To Create a Clean Roofline, Design from the Roof Down
Design/Build: As the McMansion dwindles in popularity, simpler rooflines are back in fashion.
The Age of the McMansion is fading, and with it, its signature design element—the complex roofline. With the resurgence of walkable neighborhoods, rooflines have been given permission to calm down. When you travel through tree-lined streets on foot or in a slow-moving car, the first elements of the home that you see are on the ground floor. So the preference is to spend money there, where you can touch and feel the results, rather than on the roof, where there is no value added to the living experience.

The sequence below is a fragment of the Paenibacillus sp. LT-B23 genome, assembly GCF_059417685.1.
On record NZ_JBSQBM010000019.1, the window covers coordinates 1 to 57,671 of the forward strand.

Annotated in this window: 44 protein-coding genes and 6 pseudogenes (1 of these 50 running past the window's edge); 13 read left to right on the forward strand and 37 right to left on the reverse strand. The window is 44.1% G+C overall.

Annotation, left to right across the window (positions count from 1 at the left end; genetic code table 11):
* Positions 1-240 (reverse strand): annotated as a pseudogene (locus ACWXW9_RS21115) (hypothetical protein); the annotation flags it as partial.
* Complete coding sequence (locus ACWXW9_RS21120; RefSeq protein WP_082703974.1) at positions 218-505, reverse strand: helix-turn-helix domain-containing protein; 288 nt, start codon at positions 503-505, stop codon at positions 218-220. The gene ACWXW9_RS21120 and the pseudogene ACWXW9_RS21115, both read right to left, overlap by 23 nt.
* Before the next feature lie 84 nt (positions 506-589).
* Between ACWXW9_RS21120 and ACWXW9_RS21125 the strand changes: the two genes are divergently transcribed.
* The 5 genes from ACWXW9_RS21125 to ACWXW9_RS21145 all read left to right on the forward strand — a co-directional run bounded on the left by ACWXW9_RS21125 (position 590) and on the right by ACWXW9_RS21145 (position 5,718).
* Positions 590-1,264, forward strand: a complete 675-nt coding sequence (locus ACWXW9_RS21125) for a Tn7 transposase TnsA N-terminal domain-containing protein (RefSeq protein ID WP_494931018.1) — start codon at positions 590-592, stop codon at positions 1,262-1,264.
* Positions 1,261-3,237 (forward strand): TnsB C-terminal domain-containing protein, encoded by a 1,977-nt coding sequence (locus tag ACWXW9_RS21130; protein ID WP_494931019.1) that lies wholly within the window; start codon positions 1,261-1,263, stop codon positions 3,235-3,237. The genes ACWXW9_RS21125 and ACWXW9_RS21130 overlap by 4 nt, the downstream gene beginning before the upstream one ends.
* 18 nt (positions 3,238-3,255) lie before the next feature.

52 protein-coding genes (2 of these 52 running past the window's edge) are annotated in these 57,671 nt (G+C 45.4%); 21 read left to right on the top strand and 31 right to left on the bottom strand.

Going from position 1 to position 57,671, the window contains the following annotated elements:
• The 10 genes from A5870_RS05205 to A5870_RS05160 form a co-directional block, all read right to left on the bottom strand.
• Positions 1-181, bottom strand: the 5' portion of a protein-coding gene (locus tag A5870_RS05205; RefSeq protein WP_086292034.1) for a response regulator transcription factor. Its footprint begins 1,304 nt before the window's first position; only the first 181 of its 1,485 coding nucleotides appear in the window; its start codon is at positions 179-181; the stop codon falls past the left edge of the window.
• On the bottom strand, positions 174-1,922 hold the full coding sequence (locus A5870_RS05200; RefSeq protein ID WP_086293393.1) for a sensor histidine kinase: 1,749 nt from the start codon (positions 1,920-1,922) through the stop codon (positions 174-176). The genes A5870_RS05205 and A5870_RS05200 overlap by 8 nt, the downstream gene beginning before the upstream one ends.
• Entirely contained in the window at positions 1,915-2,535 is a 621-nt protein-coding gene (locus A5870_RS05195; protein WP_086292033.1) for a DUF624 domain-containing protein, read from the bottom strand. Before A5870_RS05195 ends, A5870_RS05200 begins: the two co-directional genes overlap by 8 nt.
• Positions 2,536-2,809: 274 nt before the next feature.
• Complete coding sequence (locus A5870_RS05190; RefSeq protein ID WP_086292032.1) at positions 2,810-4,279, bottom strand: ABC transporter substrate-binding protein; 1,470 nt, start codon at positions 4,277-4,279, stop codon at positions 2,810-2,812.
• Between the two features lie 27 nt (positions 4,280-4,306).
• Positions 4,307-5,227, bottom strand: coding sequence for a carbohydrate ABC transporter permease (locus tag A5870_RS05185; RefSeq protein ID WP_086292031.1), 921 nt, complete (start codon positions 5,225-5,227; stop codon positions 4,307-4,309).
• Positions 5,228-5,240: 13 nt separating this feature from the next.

McMansions are designed from the floor plan up. Only once the design is locked in is the roofline considered. The result is a footprint that is difficult to cover, forcing the roof to conceal a poorly planned design.
To achieve a clean roofline, design your home from the roof down. Before spending any amount of time on the floor plan, set out the volumes of the home. Take care to make sure the secondary and tertiary volumes do not overwhelm the primary mass of the building. This can be difficult as the design process progresses and you find you need a few more feet here and there, but is worth the effort when you get it right.
Always match the slope of the roof between different sides of the same roof volume. It’s tempting to cheat the slopes to make the design work in elevation on paper, but the built result will fall flat. One way to double-check that the roof slopes match is to make sure all of the valleys run at 45° to the eave and ridge.
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